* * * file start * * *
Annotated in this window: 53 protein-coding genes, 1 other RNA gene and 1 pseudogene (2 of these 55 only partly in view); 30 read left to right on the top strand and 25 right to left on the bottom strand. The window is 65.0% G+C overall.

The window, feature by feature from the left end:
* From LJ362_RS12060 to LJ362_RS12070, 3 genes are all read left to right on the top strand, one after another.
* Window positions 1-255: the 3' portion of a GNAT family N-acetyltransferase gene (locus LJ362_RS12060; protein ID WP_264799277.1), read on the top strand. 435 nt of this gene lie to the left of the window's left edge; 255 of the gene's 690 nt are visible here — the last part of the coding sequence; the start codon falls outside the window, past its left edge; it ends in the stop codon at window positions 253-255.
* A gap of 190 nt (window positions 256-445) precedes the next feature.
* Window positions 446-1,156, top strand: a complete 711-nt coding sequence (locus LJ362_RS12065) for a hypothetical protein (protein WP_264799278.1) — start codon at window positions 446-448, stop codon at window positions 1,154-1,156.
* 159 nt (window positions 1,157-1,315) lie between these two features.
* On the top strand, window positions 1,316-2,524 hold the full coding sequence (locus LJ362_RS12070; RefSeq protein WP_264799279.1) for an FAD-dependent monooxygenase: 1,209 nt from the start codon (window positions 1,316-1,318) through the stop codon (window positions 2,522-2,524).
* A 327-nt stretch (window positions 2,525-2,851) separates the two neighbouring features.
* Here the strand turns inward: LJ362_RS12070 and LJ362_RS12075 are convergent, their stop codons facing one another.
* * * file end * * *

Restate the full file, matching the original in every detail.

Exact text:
Annotated in this window: 53 protein-coding genes, 1 other RNA gene and 1 pseudogene (2 of these 55 only partly in view); 30 read left to right on the top strand and 25 right to left on the bottom strand. The window is 65.0% G+C overall.

The window, feature by feature from the left end:
* From LJ362_RS12060 to LJ362_RS12070, 3 genes are all read left to right on the top strand, one after another.
* Window positions 1-255: the 3' portion of a GNAT family N-acetyltransferase gene (locus LJ362_RS12060; protein ID WP_264799277.1), read on the top strand. 435 nt of this gene lie to the left of the window's left edge; 255 of the gene's 690 nt are visible here — the last part of the coding sequence; the start codon falls outside the window, past its left edge; it ends in the stop codon at window positions 253-255.
* A gap of 190 nt (window positions 256-445) precedes the next feature.
* Window positions 446-1,156, top strand: a complete 711-nt coding sequence (locus LJ362_RS12065) for a hypothetical protein (protein WP_264799278.1) — start codon at window positions 446-448, stop codon at window positions 1,154-1,156.
* 159 nt (window positions 1,157-1,315) lie between these two features.
* On the top strand, window positions 1,316-2,524 hold the full coding sequence (locus LJ362_RS12070; RefSeq protein WP_264799279.1) for an FAD-dependent monooxygenase: 1,209 nt from the start codon (window positions 1,316-1,318) through the stop codon (window positions 2,522-2,524).
* A 327-nt stretch (window positions 2,525-2,851) separates the two neighbouring features.
* Here the strand turns inward: LJ362_RS12070 and LJ362_RS12075 are convergent, their stop codons facing one another.